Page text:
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Will Davies is a senior lecturer at Goldsmiths, University of London and writes on mental health, political economy and modern Capitalism.  His book The Happiness Industry takes a critical look at how the concept of ‘mental well being’ can be used by governments and big business to monitor and control people at work and in society. The Cable recently spoke to Will as part of our series on mental health and to ask some questions about his book:

 

Bristol Cable: Hi Will, Could you begin by introducing us to the concept of The Happiness Industry and discuss some of its methods, technologies and ideologies?

Will Davies: In the last 20 years or so, there’s been growing optimism amongst economists, marketers, neuroscientists, psychologists and managers that it is possible to know objectively what makes people happy. There are various reasons for this, including the growing use of survey methods amongst economists and statisticians aimed at discovering how happy people are, and more sophisticated forms of brain-scanning technologies, which can identify indicators of emotion in the brain. Within business, managers have become increasingly concerned by stress and depression amongst employees, but rather than focus on them as such, have preferred to aim at promoting their opposite, i.e. ‘happiness’. And marketers have become very focused on ‘emotions’ as drivers of purchasing behavior. At the cutting edge, methods are becoming computerized, able to automatically read emotion from facial movements or social media communication.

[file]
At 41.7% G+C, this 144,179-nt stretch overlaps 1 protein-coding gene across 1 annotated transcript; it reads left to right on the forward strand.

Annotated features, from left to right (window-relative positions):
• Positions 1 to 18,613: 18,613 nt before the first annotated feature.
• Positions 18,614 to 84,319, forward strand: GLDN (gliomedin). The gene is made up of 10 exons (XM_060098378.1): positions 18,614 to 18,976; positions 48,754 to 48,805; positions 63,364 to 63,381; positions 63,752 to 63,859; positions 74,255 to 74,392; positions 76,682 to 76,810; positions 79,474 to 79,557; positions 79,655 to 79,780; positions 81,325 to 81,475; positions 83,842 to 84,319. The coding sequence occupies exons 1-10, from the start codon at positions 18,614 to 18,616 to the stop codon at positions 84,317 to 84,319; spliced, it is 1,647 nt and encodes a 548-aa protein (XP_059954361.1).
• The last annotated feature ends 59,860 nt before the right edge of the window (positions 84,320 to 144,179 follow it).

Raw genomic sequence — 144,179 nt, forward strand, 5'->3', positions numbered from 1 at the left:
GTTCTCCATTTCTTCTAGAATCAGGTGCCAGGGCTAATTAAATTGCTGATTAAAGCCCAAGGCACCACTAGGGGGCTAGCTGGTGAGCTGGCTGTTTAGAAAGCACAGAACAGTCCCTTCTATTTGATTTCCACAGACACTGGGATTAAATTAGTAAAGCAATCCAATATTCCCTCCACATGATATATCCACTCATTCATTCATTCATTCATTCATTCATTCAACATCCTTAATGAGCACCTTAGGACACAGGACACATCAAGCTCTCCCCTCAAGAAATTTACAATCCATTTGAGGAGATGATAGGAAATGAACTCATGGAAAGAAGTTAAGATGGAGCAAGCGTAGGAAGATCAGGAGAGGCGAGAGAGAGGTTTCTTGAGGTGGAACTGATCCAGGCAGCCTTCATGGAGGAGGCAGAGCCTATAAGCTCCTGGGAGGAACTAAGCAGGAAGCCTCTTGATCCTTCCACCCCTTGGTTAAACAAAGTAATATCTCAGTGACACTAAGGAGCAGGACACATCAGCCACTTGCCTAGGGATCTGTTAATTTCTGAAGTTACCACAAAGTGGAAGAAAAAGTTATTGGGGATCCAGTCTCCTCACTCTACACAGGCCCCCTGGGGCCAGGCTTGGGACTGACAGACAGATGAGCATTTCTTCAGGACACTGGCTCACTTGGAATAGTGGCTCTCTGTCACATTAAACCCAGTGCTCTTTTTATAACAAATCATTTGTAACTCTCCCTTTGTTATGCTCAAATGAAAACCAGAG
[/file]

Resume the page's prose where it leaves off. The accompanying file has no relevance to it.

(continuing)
Knowledge of this kind is never entirely innocent, and inevitably leads to new types of interventions by those with power and authority. If research on happiness was purely used to bring suffering to light, as many of the earliest surveys on mental health and wellbeing did, then one might say that it served a politically progressive, or even emancipatory, service. It remains the case that there are many campaigners and critics who use such data to demand political and economic change. The problem is that it is typically far easier (and less threatening to the status quo) to demand that people change their behaviours and attitudes, and give up on the idea of changing society. For example, there is fairly good evidence that endless testing in schools causes stress for teachers, parents and children, resulting in rising anxiety and depression levels. This evidence could be the basis for change. But more commonly, happiness gurus suggest that mindfulness and happiness be put on the school curriculum.

BC: Could you elaborate on how The Happiness Industry treats different people in society?